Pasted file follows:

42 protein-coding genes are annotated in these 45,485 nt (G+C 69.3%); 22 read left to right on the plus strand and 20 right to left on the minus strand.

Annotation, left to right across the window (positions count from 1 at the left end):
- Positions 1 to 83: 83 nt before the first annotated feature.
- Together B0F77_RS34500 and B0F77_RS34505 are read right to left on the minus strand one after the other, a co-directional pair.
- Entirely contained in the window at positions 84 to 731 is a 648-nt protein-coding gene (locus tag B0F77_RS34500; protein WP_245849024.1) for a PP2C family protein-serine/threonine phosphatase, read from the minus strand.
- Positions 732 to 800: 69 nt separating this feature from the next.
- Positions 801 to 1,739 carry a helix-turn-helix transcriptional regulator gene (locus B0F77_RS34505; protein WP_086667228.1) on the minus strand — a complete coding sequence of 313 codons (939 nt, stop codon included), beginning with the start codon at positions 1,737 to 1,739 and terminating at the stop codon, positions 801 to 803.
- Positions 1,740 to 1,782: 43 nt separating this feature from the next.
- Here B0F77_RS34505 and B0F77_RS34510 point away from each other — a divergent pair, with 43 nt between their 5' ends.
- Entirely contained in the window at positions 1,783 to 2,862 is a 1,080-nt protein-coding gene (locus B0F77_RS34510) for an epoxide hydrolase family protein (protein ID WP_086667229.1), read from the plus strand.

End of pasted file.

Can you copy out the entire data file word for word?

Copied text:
42 protein-coding genes are annotated in these 45,485 nt (G+C 69.3%); 22 read left to right on the plus strand and 20 right to left on the minus strand.

Annotation, left to right across the window (positions count from 1 at the left end):
- Positions 1 to 83: 83 nt before the first annotated feature.
- Together B0F77_RS34500 and B0F77_RS34505 are read right to left on the minus strand one after the other, a co-directional pair.
- Entirely contained in the window at positions 84 to 731 is a 648-nt protein-coding gene (locus tag B0F77_RS34500; protein WP_245849024.1) for a PP2C family protein-serine/threonine phosphatase, read from the minus strand.
- Positions 732 to 800: 69 nt separating this feature from the next.
- Positions 801 to 1,739 carry a helix-turn-helix transcriptional regulator gene (locus B0F77_RS34505; protein WP_086667228.1) on the minus strand — a complete coding sequence of 313 codons (939 nt, stop codon included), beginning with the start codon at positions 1,737 to 1,739 and terminating at the stop codon, positions 801 to 803.
- Positions 1,740 to 1,782: 43 nt separating this feature from the next.
- Here B0F77_RS34505 and B0F77_RS34510 point away from each other — a divergent pair, with 43 nt between their 5' ends.
- Entirely contained in the window at positions 1,783 to 2,862 is a 1,080-nt protein-coding gene (locus B0F77_RS34510) for an epoxide hydrolase family protein (protein ID WP_086667229.1), read from the plus strand.